//By Leia T. Ward, Founder and Principal Staging Designer of LTW Design
›› I’m often asked about the difference between home staging and interior design—and there’s a big difference between the two. I own a luxury home staging firm, LTW Design, and along with my team, I stage homes for sale in the Northeast, ranging in value from $1 million to $20 million. We’re told by clients that they love our attention to detail and the way we bring natural light and clean lines into each of our projects.
To receive the absolute highest offer on a home, staging is key. I think of myself as a home stager first and foremost, but I have also been asked many times to design homes for clients who loved our staging work. We now offer both services, but I’ve found that most people misunderstand home staging and think it’s the same as designing a personal space in a home. At my firm, we wear two different hats depending on the project and clients’ needs.
It’s important to know when to stage versus when to design and what makes the difference. When helping homeowners to prepare their homes for sale we put on our staging hats and edit, depersonalize and create a clean and calming palette. When staging, we are trying to remove any evidence of the sellers that live there.
Here are a few tips:
1. Create a 5-star hotel experience for buyers when they walk through (no matter what the price is listed for).
2. Remove personal photos. Looking at the sellers’ photos of their trips and friends on the walls only makes potential buyers feel they are in ‘someone else’s home’ vs their future home.
3. Edit everything! This can range from changing light fixtures and paint to removing all furniture and staging with our inventory.
4. When staging, only invest in what will give you the highest return on your investment.
5. Don’t forget, curb appeal matters! Yes, buyers will judge and assess your home the moment they pull into the driveway because this is when the experience begins.
It’s truly amazing how powerful staging is and how it can transform a space. It affects the buyers’ perception of the home and how they feel when they walk through, which in turn translates into dollars. This means higher offers, multiple offers, and less time on the market. In a hot market, staging is even more important. Our staged homes are going over the asking price right now and almost immediately after we install and it hits the market, we receive a call to de-stage because the sellers have accepted an offer.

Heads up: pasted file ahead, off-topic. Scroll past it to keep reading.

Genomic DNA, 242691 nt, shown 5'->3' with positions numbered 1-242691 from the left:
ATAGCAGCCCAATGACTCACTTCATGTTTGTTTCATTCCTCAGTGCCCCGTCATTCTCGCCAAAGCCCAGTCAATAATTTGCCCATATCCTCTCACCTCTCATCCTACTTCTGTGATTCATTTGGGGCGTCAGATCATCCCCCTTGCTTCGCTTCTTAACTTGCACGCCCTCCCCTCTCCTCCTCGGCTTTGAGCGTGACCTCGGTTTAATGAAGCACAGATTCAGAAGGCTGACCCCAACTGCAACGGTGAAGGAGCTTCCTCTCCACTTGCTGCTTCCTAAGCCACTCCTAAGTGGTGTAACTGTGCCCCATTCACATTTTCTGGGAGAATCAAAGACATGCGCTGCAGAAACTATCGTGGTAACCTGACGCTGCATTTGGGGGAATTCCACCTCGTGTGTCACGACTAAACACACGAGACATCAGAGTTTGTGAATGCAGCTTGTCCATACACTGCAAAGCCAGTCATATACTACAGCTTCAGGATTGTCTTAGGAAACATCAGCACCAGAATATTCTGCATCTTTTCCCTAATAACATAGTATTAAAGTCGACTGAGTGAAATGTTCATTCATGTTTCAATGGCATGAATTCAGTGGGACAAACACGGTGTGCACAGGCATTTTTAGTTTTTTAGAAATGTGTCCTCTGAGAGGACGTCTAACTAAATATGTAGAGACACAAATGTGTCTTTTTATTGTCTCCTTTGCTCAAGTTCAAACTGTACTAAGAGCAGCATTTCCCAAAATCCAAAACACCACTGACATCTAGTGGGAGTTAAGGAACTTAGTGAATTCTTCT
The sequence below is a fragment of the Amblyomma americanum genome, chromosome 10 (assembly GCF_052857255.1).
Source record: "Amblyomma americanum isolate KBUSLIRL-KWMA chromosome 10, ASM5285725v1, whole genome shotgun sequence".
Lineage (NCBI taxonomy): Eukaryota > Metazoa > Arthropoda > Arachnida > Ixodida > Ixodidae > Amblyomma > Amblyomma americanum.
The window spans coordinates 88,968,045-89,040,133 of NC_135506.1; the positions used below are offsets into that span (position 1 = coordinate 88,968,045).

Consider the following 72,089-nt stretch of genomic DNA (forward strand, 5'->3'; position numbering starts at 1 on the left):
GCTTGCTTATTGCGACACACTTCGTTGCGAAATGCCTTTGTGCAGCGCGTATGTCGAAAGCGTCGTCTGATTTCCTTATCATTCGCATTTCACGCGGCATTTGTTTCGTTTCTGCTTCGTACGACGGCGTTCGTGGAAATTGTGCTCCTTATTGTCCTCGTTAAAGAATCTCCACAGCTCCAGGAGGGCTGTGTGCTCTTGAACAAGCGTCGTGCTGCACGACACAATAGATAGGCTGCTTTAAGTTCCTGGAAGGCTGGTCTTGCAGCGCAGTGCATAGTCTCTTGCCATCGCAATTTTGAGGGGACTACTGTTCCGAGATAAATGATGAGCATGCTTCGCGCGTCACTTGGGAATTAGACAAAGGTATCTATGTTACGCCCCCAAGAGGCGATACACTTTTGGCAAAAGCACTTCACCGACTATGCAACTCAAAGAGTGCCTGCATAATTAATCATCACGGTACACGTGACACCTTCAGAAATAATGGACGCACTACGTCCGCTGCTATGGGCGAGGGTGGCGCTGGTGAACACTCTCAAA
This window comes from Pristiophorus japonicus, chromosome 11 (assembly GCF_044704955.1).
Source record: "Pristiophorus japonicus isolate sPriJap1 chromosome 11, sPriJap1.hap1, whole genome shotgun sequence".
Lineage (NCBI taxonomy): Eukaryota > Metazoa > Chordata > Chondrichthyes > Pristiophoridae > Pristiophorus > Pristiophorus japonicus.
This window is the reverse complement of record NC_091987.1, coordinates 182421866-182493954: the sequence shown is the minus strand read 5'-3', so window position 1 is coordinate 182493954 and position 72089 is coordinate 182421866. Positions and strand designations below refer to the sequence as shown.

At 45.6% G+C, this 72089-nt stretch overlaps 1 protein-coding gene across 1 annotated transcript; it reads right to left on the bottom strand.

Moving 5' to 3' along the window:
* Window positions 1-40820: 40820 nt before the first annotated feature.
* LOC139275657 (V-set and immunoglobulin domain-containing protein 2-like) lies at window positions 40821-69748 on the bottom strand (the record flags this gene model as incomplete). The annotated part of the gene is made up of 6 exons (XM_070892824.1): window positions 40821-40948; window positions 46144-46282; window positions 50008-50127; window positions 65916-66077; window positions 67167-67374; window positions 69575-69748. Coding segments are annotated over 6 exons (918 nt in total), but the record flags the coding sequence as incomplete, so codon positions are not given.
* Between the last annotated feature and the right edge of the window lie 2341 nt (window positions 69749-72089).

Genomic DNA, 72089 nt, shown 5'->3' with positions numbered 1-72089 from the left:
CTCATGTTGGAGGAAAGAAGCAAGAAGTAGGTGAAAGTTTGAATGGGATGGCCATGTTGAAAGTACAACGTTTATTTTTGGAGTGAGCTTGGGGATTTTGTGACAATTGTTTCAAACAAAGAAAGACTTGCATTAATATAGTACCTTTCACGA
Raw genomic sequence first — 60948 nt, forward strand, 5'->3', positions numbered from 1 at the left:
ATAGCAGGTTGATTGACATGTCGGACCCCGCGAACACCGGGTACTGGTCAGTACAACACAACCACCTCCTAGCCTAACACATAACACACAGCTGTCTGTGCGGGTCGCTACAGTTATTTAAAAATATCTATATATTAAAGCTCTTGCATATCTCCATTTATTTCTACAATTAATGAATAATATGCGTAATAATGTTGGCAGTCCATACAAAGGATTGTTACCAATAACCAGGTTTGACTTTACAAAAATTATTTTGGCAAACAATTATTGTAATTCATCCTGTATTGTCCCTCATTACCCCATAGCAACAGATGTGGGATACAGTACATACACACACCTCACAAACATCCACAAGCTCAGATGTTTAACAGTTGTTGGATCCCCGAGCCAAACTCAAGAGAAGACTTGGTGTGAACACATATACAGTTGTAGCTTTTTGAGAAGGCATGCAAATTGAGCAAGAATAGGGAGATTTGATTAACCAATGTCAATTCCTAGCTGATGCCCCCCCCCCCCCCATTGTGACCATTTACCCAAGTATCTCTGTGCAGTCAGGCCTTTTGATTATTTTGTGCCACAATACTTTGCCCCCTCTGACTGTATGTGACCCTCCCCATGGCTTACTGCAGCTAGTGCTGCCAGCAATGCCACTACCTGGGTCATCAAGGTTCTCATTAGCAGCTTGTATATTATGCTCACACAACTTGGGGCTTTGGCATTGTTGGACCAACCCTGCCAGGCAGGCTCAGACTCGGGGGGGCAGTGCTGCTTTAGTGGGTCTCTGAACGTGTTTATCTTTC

Design has an entirely different intention, which is to personalize a client’s home and make it reflect who they are, the places they’ve been, and the things that matter most. We love putting on our design hat, so here are a few tips when designing your home:
1. Keep the foundation pieces neutral (sofas, rugs, walls) and if you like color bring it out in artwork, throw pillows, and other accessories.
2. Embrace wallpaper! At some point, wallpaper became scary and dated but it has truly come a long way. We do wallpaper in all of our design projects. I recommend using wallpaper that is textured vs. heavily patterned. It’s less of a commitment and it also has more longevity.
3. Create a photo wall. We love a Soho gallery-style wall with large frames and oversized mattes to keep it feeling minimal and clean while still filling your home with beautiful memories.
4. Bigger is better and less of it. Instead of a bunch of smaller-scale pieces, we suggest having fewer pieces in your home and keeping them larger in scale. For instance, instead of a small 12” round side table, do a 20” square block. It’s the little choices like this that create the solid, calming, less is more vibe.
5. Keep to a palette of 3 colors throughout the entire house in order to create a cohesive and connected feel between rooms.
The silver lining of this pandemic has been that people are buying and selling homes like crazy, which has kept my industry insanely busy. We have been inundated with both staging and design projects this past year, and we are so grateful.